Stanford bioengineers have created world's first synchronous computer that operates using water droplets! The goal is to create a new class of computers that can precisely control and manipulate physical matter. Manu Prakash, an assistant professor of bioengineering at Stanford, explains this type of computer can run a set of computations that that not only processes information but algorithmically manipulates physical matter as well. The discovery could have a number of applications in high-throughput biology and chemistry, and possibly new applications in scalable digital manufacturing.
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For nearly a decade since he was in graduate school, an idea has been nagging at Prakash: What if he could use little droplets as bits of information and utilize the precise movement of those drops to process both information and physical materials simultaneously. Eventually, Prakash decided to build a rotating magnetic field that could act as clock to synchronize all the droplets. The idea showed promise, and in the early stages of the project, Prakash recruited a graduate student, Georgios "Yorgos" Katsikis, who is the first author on the paper.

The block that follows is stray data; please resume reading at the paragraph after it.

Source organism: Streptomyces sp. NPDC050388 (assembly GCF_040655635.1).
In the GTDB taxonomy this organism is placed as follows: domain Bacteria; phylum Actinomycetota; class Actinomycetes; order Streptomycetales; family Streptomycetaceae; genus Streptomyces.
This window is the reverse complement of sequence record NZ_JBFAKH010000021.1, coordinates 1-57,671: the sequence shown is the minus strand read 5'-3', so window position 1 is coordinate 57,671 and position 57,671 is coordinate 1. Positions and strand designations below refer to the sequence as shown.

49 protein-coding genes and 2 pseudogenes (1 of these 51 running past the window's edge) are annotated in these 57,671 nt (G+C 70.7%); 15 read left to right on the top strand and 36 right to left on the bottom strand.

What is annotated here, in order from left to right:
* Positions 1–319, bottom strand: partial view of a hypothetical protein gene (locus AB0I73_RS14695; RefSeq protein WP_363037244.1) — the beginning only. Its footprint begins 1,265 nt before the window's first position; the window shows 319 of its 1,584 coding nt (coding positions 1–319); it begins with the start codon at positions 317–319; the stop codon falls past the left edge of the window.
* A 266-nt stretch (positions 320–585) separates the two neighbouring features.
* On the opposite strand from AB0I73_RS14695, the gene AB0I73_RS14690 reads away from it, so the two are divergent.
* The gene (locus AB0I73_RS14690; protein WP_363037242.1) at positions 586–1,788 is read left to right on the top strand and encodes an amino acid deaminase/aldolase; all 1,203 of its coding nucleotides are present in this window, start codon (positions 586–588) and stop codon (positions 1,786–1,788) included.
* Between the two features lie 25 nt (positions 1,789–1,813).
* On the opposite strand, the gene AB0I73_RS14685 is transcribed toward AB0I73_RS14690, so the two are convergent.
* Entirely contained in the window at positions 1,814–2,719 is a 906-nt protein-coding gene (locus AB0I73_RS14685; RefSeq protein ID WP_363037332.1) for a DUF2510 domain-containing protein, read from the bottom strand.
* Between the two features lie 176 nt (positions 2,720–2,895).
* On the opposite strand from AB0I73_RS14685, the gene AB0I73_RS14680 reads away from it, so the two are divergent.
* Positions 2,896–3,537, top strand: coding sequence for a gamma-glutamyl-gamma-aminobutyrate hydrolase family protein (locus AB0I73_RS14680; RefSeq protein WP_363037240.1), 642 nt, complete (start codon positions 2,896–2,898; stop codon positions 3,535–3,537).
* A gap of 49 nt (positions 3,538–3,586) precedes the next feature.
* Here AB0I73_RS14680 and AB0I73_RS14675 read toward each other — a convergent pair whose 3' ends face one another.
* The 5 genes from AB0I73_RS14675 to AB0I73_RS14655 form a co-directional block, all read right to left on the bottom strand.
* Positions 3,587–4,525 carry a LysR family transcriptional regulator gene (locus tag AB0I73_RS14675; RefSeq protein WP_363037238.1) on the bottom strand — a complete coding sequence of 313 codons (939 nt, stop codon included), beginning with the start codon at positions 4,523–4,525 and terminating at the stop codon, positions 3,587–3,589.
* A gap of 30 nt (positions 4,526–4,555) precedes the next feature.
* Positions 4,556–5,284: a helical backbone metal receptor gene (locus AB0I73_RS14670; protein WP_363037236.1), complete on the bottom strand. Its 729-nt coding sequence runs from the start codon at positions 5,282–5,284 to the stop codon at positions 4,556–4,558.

The current chips are about half the size of a postage stamp, and the droplets are smaller than poppy seeds, but Katsikis said that the physics of the system suggests it can be made even smaller. Combined with the fact that the magnetic field can control millions of droplets simultaneously, this makes the system exceptionally scalable.